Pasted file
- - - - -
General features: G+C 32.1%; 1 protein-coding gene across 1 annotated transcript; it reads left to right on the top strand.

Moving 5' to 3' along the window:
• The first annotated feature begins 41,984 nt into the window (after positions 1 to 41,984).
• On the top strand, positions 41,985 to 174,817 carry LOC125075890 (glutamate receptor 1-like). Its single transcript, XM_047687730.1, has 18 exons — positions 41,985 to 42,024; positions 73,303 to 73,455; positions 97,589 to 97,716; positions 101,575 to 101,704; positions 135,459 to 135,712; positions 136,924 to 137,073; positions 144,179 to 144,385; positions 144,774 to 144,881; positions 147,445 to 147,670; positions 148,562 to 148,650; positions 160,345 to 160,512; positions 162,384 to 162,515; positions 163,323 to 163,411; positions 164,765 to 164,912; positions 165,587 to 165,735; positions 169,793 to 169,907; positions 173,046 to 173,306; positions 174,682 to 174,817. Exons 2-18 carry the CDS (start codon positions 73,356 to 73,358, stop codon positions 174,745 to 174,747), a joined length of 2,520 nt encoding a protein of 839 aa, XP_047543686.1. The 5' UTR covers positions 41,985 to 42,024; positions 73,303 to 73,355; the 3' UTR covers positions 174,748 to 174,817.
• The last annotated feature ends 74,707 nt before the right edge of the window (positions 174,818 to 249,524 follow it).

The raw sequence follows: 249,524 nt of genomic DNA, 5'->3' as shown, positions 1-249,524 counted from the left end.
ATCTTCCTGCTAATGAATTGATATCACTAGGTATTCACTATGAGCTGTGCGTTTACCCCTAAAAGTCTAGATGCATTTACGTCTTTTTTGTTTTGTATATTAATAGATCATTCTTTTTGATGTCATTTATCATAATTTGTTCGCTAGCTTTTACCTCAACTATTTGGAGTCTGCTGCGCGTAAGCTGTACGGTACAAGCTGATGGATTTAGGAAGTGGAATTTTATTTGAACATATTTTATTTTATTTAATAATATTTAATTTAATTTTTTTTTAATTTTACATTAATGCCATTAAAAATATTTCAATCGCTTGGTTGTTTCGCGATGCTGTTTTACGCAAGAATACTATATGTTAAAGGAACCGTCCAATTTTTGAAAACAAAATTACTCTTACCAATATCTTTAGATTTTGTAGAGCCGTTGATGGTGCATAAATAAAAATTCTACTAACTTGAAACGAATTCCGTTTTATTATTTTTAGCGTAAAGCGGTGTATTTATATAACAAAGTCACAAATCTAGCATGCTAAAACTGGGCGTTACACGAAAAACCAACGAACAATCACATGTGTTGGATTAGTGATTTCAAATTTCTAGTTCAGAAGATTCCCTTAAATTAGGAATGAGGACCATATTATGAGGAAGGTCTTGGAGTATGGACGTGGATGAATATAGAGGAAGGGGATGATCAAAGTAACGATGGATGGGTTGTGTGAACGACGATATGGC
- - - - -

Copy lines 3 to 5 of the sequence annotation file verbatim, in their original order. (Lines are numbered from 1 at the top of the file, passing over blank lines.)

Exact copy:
• The first annotated feature begins 41,984 nt into the window (after positions 1 to 41,984).
• On the top strand, positions 41,985 to 174,817 carry LOC125075890 (glutamate receptor 1-like). Its single transcript, XM_047687730.1, has 18 exons — positions 41,985 to 42,024; positions 73,303 to 73,455; positions 97,589 to 97,716; positions 101,575 to 101,704; positions 135,459 to 135,712; positions 136,924 to 137,073; positions 144,179 to 144,385; positions 144,774 to 144,881; positions 147,445 to 147,670; positions 148,562 to 148,650; positions 160,345 to 160,512; positions 162,384 to 162,515; positions 163,323 to 163,411; positions 164,765 to 164,912; positions 165,587 to 165,735; positions 169,793 to 169,907; positions 173,046 to 173,306; positions 174,682 to 174,817. Exons 2-18 carry the CDS (start codon positions 73,356 to 73,358, stop codon positions 174,745 to 174,747), a joined length of 2,520 nt encoding a protein of 839 aa, XP_047543686.1. The 5' UTR covers positions 41,985 to 42,024; positions 73,303 to 73,355; the 3' UTR covers positions 174,748 to 174,817.
• The last annotated feature ends 74,707 nt before the right edge of the window (positions 174,818 to 249,524 follow it).